Debate: Should parents tell their children that Santa is real?


Avery Woods and Tess Conley

Pro: Avery Woods

Christmas is all about that childlike wonder that manifests itself through presents and fantasies about a jolly old man who lives on the North Pole. Letting your children believe in Santa is an integral part of that wonder.

Growing up, we all knew that one kid who didn’t believe in Santa. They liked to parade it around, rub it in other kids’ faces, telling everyone how stupid they were for believing in Santa and, in general, being pretty rude about it.

By telling your children that Santa isn’t real, you’re essentially turning them into that kid – that self-righteous child who thinks they’re superior just because they know that something isn’t real, even if the other kids don’t believe them.

By telling your kids that Santa isn’t real, you’re taking away the magic of Christmas – the excitement on Christmas Eve, barely sleeping all night, and waking up at the crack of dawn because they’re so pumped to see what Santa left them.

I understand that there are certain restrictions to Santa when it comes to presents, especially if the budget doesn’t allow for it. But those who can afford it, those who are able to make Santa real, should make him real.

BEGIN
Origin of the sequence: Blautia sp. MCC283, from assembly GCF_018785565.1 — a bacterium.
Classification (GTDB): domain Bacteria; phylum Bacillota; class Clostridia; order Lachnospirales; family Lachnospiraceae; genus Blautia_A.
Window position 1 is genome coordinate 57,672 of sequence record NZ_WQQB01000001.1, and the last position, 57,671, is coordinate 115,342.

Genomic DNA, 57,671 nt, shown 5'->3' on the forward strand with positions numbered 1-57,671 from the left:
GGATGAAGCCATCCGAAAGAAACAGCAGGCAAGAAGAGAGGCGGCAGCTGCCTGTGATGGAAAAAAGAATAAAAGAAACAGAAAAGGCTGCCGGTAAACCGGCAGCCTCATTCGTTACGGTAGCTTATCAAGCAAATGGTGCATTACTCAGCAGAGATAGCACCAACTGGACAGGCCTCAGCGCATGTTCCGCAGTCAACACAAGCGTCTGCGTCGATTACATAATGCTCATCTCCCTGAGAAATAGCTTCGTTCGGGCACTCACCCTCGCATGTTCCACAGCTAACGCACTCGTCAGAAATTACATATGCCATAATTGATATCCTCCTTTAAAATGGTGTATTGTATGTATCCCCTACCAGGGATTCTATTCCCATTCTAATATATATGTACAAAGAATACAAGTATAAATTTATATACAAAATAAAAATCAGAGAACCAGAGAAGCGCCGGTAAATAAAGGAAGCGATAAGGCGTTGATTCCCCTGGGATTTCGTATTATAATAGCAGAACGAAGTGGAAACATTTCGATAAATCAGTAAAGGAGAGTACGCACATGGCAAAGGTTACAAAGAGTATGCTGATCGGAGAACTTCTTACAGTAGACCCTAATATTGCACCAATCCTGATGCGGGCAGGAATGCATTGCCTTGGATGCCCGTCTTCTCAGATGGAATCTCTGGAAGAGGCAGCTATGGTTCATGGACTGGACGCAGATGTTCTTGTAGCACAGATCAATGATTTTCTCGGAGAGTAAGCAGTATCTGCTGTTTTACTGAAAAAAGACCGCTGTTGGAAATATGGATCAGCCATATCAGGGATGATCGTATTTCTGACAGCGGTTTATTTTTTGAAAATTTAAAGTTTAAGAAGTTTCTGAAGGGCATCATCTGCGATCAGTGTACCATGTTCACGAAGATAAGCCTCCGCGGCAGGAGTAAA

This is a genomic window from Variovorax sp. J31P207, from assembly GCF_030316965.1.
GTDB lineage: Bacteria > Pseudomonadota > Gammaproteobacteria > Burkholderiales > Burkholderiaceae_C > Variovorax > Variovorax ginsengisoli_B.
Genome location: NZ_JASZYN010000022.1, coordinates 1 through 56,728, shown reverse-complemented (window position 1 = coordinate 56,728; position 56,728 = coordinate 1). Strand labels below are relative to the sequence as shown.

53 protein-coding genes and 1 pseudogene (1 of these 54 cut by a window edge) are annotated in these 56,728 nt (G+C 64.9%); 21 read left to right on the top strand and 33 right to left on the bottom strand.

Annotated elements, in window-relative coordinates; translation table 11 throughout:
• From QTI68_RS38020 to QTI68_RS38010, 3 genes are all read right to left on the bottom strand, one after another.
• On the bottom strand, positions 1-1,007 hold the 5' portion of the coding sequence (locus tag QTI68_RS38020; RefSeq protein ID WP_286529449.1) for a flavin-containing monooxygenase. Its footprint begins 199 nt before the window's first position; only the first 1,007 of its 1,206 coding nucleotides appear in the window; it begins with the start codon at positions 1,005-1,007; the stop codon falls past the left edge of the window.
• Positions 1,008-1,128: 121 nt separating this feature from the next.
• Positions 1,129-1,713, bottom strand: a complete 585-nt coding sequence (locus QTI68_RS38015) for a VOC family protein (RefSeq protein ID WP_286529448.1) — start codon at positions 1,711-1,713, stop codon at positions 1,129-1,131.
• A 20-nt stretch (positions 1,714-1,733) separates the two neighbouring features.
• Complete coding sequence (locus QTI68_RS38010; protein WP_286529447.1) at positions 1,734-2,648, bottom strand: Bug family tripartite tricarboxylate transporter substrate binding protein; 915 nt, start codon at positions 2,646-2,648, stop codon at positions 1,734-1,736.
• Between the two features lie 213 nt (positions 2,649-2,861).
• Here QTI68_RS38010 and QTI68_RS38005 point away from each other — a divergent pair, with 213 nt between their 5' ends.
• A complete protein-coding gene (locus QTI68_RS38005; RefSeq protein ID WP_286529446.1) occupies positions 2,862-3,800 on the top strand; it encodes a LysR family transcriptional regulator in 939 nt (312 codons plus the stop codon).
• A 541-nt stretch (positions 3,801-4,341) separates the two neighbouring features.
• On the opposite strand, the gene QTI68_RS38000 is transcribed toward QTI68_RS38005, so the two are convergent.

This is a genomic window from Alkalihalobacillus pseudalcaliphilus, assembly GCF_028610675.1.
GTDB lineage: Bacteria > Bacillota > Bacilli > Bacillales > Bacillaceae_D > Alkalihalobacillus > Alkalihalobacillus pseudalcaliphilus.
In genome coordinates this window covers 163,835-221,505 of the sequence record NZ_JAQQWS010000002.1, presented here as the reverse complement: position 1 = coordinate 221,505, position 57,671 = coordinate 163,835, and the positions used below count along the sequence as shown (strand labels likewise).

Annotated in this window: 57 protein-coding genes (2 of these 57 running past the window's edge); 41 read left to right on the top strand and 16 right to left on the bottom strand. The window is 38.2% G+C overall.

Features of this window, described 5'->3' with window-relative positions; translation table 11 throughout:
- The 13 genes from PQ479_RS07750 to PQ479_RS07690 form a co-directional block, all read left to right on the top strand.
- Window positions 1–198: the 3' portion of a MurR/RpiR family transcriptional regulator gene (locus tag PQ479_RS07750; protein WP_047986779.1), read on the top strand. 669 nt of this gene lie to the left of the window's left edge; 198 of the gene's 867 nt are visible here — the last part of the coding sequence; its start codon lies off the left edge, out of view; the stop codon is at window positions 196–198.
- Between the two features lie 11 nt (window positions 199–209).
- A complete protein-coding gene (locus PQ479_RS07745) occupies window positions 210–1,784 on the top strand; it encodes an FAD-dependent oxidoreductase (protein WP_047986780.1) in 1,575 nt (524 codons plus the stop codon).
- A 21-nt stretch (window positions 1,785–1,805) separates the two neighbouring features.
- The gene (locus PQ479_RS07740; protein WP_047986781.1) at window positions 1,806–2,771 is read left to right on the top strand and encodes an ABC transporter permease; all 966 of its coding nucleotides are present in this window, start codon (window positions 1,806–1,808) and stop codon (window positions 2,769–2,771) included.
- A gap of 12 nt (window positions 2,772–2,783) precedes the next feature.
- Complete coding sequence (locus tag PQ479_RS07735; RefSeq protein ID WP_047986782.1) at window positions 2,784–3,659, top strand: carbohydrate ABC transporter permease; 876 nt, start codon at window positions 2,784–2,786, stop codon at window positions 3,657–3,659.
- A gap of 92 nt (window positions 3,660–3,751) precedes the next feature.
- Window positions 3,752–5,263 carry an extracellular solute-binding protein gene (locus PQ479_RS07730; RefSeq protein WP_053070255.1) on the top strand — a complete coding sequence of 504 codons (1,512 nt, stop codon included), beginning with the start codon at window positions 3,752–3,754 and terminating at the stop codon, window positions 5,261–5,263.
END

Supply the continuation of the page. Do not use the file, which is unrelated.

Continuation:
Santa was a part of my childhood, and it was a part of my parents’ childhood and my grandparents’ childhood. It’s a tradition; don’t leave your kids out of it.

Con: Tess Conley

Growing up my parents let me and my brother believe in Santa. But personally, I don’t think people should let their children believe in Santa. I’m not discouraging it, but I don’t think that parents should encourage it. Often during childhood Christmas’ the best and most expensive gifts come from Santa, which can often, by accident an unthankfulness for the creativity and thoughtfulness for the gift, which was provided by the parents.

Something else that shocked me when I found out about Santa was how much money your parents actually spend on you. The idea of Santa may encourage childhood memories, but it is also a bit of an overdone occasion which ruins the idea of it, similar to the overdoing of Christmas which now starts in November.

Encouraging your kids to believe in Santa can lead to a deficit of Christmas traditions because when the kids grow up and learn about the fact that Santa isn’t real all your Christmas traditions are demolished. Also my dad personally told me that he thought it was funny watching my brother and I get all worked up about something that isn’t even real. A friend of mine was crushed when they “taped” Santa coming on Christmas night. In conclusion the lie of Santa leads kids to believe in something not real, ruins Christmas traditions, and it costs parents lots of time and money.